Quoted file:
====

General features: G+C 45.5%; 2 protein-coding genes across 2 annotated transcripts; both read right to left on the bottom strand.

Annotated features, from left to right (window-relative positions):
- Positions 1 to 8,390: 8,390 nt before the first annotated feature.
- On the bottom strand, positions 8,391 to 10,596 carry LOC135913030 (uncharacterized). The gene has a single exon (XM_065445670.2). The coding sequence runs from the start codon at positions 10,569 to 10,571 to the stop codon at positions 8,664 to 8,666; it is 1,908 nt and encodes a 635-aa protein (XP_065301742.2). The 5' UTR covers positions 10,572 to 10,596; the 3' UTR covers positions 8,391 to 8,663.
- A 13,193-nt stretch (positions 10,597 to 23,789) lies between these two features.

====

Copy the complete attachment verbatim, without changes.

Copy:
General features: G+C 45.5%; 2 protein-coding genes across 2 annotated transcripts; both read right to left on the bottom strand.

Annotated features, from left to right (window-relative positions):
- Positions 1 to 8,390: 8,390 nt before the first annotated feature.
- On the bottom strand, positions 8,391 to 10,596 carry LOC135913030 (uncharacterized). The gene has a single exon (XM_065445670.2). The coding sequence runs from the start codon at positions 10,569 to 10,571 to the stop codon at positions 8,664 to 8,666; it is 1,908 nt and encodes a 635-aa protein (XP_065301742.2). The 5' UTR covers positions 10,572 to 10,596; the 3' UTR covers positions 8,391 to 8,663.
- A 13,193-nt stretch (positions 10,597 to 23,789) lies between these two features.